Posted in A-train, Amtrak, Capital MetroRail, Heartland Flyer, State of U.S. Passenger Rail Series, Sunset Limited, Texas, Texas Eagle, Trinity Railway Express, commuter rail, passenger rail, railroads, trains, transportation | Comments Off

State of U.S. Passenger Rail – Tennessee

Passenger railroading in Tennessee took a big leap forward on September 18, 2006, when Music City Star began service between Nashville and its eastern suburbs. Since that time, ridership on the line has grown 83%, and a handful of other small regional lines have sprung up around the country, but Music City Star remains the smallest passenger railroad in the country in terms of riders. There’s nothing wrong with that. Railroads can serve different regions and markets with different needs, and not every railroad had to be an enormous high-volume operation like you find in New York and Chicago. Meanwhile, Amtrak ridership in Tennessee is up 60% from 2003 to 2014, making it the 18th fastest growing state in the country over that time period.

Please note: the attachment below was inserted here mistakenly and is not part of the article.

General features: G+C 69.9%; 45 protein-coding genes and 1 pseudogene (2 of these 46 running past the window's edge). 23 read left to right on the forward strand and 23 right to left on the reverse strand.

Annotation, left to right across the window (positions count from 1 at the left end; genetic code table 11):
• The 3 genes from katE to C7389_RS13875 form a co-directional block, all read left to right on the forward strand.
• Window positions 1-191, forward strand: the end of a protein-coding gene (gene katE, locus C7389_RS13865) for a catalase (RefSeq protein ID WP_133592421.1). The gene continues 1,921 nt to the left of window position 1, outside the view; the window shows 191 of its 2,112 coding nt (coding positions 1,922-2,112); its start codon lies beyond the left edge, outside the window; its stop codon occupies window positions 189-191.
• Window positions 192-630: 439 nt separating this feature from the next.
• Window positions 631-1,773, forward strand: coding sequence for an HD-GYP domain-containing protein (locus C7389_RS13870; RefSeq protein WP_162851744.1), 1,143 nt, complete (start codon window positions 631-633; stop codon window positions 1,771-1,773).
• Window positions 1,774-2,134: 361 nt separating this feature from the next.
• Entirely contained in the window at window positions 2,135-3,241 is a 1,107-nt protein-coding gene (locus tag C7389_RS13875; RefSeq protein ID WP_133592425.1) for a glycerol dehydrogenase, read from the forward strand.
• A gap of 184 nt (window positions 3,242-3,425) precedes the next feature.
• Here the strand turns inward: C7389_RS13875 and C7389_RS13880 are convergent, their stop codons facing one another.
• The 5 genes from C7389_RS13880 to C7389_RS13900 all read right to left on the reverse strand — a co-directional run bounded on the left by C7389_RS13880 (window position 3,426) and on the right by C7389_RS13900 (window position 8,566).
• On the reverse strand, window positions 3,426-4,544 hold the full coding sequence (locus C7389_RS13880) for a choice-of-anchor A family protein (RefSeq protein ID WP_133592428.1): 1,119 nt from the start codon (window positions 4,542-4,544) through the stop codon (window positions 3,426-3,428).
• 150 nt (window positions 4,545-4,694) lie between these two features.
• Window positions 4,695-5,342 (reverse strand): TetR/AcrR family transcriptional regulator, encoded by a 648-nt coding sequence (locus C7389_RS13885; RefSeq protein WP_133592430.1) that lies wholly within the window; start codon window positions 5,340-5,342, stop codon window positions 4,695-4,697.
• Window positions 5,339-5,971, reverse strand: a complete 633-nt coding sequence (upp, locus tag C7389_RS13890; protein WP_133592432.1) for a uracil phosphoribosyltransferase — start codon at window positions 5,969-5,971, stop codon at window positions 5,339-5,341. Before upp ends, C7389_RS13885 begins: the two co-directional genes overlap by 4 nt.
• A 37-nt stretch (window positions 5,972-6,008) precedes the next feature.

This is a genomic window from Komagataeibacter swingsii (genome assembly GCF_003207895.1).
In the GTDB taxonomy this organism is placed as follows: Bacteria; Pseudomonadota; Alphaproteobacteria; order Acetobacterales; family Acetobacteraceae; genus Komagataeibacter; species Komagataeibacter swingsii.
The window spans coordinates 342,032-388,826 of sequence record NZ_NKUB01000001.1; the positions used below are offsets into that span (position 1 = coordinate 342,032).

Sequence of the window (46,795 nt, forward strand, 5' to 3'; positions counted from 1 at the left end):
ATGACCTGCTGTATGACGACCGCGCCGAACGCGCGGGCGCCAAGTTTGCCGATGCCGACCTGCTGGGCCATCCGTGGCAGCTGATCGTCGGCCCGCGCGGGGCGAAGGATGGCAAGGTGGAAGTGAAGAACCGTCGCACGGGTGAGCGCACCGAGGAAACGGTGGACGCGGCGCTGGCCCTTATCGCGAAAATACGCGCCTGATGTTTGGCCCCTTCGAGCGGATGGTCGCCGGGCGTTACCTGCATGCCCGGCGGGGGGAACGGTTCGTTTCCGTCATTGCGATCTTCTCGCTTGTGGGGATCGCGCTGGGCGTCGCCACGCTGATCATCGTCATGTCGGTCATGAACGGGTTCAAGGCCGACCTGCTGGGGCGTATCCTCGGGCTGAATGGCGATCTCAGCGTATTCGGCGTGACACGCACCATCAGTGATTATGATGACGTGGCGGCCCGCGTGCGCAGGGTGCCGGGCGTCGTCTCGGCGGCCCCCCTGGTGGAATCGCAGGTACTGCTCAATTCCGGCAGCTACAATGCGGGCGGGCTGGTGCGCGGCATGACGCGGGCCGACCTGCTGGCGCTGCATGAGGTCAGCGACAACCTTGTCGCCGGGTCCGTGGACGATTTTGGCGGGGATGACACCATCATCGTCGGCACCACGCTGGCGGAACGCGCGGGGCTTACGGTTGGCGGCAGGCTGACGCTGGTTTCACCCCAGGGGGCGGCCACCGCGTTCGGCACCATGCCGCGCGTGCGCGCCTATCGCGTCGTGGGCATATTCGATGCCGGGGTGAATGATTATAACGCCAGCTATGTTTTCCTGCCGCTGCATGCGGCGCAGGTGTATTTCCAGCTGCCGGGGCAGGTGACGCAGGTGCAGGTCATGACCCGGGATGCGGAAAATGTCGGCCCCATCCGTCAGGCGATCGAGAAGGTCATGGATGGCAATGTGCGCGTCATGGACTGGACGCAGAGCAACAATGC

First, here’s a look at Music City Star. As of today, the line has six trains toward Nashville in the morning and six returning in the evening, with a seventh late-night departure on Friday nights. This graph shows its ridership since it started.

I’m sure that the residents of Music City Star’s region were quite pleased they had access to railroad service when gas prices took a turn upward in 2008. That July, ridership hit nearly 20,000 per month, a figure that seems to have served as a kind of ceiling on ridership until 2011, when it shot upward again, hitting an all-time high of 28,000 that August. It’s since slackened somewhat, settling to an average of about 21,500 per month, which is higher than in 2008 and 83% higher than it’s first year of operations.